• Dual Use Research and Synthetic BiologyConclusion; References; 3 Intelligence Tasking and Coordination; Biosecurity and Intelligence; Biosecurity Intelligence Tasking Priorities; Coordination; Risk and Threat Assessment; Defining Bio-risk; Defining Bio-threat; Conclusion; References; 4 Collection; Traditional Collection Methods; Signals Intelligence (SIGINT); Human Intelligence (HUMINT); Geospatial Intelligence (GEOINT); Open Source, Scientific, Medical and Research Collection Platforms; Open Source Intelligence; Scientific, Medical and Research Collection; The Scientific Community
  • EpidemiologyForensics; Collection Challenges; References; 5 Analysis; Intelligence Analysts in the Bio-Threat and Risk Sectors; Analytical Methods and Techniques; Interpretivist vs Empirical Methodologies; Interpretivist Methodologies; Empirical; Fit for Purpose; Conclusion; References; 6 Intelligence Governance; Intelligence Governance; Why Intelligence Governance?; Intelligence Governance: Bio-Threats and Risks; Leadership; Operationalising a National Health Security Strategy; ICT; HR; Research; Conclusion; References; 7 Intelligence and Stakeholders; Prevention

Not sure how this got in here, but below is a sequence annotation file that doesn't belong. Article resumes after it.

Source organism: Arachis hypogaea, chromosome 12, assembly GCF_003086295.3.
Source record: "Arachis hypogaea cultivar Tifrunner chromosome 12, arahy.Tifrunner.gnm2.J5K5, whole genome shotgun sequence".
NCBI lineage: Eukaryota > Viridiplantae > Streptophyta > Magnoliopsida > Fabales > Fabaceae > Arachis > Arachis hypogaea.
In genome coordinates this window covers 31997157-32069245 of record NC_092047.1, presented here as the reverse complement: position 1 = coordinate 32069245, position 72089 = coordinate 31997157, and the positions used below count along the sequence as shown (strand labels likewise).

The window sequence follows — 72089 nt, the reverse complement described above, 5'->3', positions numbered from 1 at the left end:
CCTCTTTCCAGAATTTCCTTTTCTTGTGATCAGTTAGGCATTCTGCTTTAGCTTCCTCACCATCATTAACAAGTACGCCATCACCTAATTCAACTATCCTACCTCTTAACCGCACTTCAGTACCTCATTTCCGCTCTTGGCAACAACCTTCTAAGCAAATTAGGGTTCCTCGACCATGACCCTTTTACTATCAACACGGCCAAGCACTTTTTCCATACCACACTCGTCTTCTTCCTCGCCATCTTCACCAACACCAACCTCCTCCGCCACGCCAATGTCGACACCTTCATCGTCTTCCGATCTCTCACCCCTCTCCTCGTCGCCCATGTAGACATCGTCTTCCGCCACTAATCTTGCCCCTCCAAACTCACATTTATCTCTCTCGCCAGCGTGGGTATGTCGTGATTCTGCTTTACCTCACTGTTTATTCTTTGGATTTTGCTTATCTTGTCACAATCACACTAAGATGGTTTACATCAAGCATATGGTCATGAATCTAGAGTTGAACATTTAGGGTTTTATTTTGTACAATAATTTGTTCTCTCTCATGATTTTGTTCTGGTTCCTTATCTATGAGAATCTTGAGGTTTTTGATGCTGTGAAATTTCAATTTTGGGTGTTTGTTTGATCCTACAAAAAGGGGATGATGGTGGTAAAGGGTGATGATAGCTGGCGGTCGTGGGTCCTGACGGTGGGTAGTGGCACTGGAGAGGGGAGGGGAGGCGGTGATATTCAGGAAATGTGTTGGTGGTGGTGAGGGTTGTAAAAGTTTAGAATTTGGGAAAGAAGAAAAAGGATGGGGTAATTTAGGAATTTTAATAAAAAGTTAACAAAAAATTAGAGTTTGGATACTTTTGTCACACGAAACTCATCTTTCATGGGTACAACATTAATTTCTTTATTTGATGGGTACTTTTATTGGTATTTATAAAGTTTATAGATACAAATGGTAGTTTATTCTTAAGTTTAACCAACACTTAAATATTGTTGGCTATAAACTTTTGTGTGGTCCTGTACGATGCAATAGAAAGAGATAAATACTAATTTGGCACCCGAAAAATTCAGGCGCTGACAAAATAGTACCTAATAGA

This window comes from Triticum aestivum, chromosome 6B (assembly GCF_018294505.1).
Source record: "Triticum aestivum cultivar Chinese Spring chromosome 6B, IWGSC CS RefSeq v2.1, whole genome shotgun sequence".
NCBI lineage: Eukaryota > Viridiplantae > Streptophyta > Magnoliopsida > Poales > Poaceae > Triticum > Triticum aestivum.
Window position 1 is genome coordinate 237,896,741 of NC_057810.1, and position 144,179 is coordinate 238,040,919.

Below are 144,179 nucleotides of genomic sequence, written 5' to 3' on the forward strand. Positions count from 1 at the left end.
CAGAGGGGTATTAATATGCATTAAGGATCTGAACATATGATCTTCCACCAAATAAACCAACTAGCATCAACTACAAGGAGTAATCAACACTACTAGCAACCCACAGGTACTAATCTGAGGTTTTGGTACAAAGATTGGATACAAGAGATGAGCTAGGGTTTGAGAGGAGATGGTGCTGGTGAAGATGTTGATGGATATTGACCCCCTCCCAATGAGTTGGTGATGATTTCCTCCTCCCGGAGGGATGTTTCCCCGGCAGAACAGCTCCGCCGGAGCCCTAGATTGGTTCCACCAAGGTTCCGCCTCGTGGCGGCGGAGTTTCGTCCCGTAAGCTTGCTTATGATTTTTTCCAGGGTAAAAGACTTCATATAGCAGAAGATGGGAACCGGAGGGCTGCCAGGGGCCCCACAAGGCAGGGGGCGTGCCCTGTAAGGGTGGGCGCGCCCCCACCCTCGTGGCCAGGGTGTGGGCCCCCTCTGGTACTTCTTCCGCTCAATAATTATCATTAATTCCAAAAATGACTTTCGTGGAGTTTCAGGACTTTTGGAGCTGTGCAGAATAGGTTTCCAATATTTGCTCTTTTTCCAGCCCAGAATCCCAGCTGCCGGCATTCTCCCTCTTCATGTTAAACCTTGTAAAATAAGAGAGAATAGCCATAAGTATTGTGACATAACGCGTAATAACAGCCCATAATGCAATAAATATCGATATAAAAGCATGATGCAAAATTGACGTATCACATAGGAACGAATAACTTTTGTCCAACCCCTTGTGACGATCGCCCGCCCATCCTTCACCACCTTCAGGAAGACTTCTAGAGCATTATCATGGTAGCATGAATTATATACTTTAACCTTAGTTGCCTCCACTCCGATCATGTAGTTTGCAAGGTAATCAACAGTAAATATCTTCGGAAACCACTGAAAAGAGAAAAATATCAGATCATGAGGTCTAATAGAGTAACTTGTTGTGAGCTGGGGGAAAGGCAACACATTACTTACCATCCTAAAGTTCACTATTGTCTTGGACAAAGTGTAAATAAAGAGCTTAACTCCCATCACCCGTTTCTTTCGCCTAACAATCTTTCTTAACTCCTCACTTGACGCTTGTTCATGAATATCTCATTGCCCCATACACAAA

• Improving Bio-Surveillance CapabilityImproving National, Regional and Global Health Security Capacity; WHO IHR; Biological Weapons Convention (BWC); The Proliferation Security Initiative and the Australia Group; Global Health Security Agenda (GHSA); Stakeholders and Their Own Biosafety Procedures; Disruption; Criminology; Counter Terrorism; Cyber; Treatment; First Responders; Science and Technology; Security; Conclusion; References; 8 Oversight and Accountability; Legislation; Specific Biosafety, Biosecurity Legislation; Legislative Challenges; Other Intelligence Related Legislation
  • Meeting the ChallengesRegulation Oversight and Accountability; Regulation; Meeting the Challenges; Oversight and Accountability; Conclusion; References; 9 Conclusion; Future Outlook (2023 and Beyond); References; Index
Control code
on1053623313
Dimensions
unknown
Extent
1 online resource
File format
unknown
Form of item
online
Isbn
9781137517005
Level of compression
unknown
Note
SpringerLink
Quality assurance targets
not applicable
Reformatting quality
unknown
Sound
unknown sound
Specific material designation
remote
System control number
(OCoLC)1053623313

Library Locations

    • InternetBorrow it
      Albany, Auckland, 0632, NZ